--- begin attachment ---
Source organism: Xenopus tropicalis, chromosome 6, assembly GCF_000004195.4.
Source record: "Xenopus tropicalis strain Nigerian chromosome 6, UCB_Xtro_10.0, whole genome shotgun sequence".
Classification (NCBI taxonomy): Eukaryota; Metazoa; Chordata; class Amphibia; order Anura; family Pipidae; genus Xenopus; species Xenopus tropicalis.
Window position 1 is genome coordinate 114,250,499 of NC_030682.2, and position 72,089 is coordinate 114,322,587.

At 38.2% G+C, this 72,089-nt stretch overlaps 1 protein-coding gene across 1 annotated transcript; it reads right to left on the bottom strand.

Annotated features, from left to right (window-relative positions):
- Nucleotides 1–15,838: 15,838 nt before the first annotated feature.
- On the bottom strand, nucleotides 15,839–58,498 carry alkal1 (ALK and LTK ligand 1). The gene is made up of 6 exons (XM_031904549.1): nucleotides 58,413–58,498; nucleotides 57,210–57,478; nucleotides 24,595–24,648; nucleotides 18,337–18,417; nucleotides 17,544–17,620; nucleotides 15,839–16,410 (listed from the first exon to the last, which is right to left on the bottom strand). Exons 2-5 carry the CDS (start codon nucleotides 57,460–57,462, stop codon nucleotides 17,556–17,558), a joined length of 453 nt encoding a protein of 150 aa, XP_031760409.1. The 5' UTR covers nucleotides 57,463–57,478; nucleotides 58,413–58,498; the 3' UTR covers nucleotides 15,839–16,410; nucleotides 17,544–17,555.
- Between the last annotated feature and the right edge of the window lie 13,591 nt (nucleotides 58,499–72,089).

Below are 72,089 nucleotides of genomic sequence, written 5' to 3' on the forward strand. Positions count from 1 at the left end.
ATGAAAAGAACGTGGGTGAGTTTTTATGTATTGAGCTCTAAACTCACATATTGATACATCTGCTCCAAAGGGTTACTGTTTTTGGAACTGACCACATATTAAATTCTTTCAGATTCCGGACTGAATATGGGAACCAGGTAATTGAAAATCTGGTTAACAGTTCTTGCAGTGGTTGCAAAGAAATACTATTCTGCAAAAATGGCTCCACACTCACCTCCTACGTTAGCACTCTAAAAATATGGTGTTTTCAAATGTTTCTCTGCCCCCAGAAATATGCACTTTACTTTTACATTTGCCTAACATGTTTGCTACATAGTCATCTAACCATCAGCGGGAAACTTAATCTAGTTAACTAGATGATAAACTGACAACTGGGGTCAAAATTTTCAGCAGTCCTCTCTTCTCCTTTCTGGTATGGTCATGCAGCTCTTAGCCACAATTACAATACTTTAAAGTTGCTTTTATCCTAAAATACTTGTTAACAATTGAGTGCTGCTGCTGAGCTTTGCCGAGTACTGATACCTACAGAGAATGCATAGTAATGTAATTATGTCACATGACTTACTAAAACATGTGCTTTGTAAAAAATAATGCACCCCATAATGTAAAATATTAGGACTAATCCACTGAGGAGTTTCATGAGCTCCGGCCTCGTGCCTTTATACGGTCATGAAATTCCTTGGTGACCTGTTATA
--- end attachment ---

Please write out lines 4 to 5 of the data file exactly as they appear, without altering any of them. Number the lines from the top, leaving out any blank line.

Window position 1 is genome coordinate 114,250,499 of NC_030682.2, and position 72,089 is coordinate 114,322,587.

At 38.2% G+C, this 72,089-nt stretch overlaps 1 protein-coding gene across 1 annotated transcript; it reads right to left on the bottom strand.